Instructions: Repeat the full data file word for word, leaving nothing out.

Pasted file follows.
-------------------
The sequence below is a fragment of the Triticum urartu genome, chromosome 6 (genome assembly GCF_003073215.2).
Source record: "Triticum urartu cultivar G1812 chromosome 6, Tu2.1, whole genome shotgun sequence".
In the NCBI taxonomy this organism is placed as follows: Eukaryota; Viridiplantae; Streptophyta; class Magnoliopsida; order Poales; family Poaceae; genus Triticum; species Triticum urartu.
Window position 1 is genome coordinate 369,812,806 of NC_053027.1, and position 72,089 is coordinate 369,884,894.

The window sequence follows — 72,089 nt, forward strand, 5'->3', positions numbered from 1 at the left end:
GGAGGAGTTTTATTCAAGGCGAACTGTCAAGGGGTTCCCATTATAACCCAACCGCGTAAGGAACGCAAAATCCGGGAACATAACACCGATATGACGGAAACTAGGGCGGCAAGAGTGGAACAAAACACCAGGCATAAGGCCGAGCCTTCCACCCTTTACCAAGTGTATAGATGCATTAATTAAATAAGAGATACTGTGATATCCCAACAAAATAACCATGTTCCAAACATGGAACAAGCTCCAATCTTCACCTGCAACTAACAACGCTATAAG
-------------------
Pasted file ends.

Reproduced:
The sequence below is a fragment of the Triticum urartu genome, chromosome 6 (genome assembly GCF_003073215.2).
Source record: "Triticum urartu cultivar G1812 chromosome 6, Tu2.1, whole genome shotgun sequence".
In the NCBI taxonomy this organism is placed as follows: Eukaryota; Viridiplantae; Streptophyta; class Magnoliopsida; order Poales; family Poaceae; genus Triticum; species Triticum urartu.
Window position 1 is genome coordinate 369,812,806 of NC_053027.1, and position 72,089 is coordinate 369,884,894.

The window sequence follows — 72,089 nt, forward strand, 5'->3', positions numbered from 1 at the left end:
GGAGGAGTTTTATTCAAGGCGAACTGTCAAGGGGTTCCCATTATAACCCAACCGCGTAAGGAACGCAAAATCCGGGAACATAACACCGATATGACGGAAACTAGGGCGGCAAGAGTGGAACAAAACACCAGGCATAAGGCCGAGCCTTCCACCCTTTACCAAGTGTATAGATGCATTAATTAAATAAGAGATACTGTGATATCCCAACAAAATAACCATGTTCCAAACATGGAACAAGCTCCAATCTTCACCTGCAACTAACAACGCTATAAG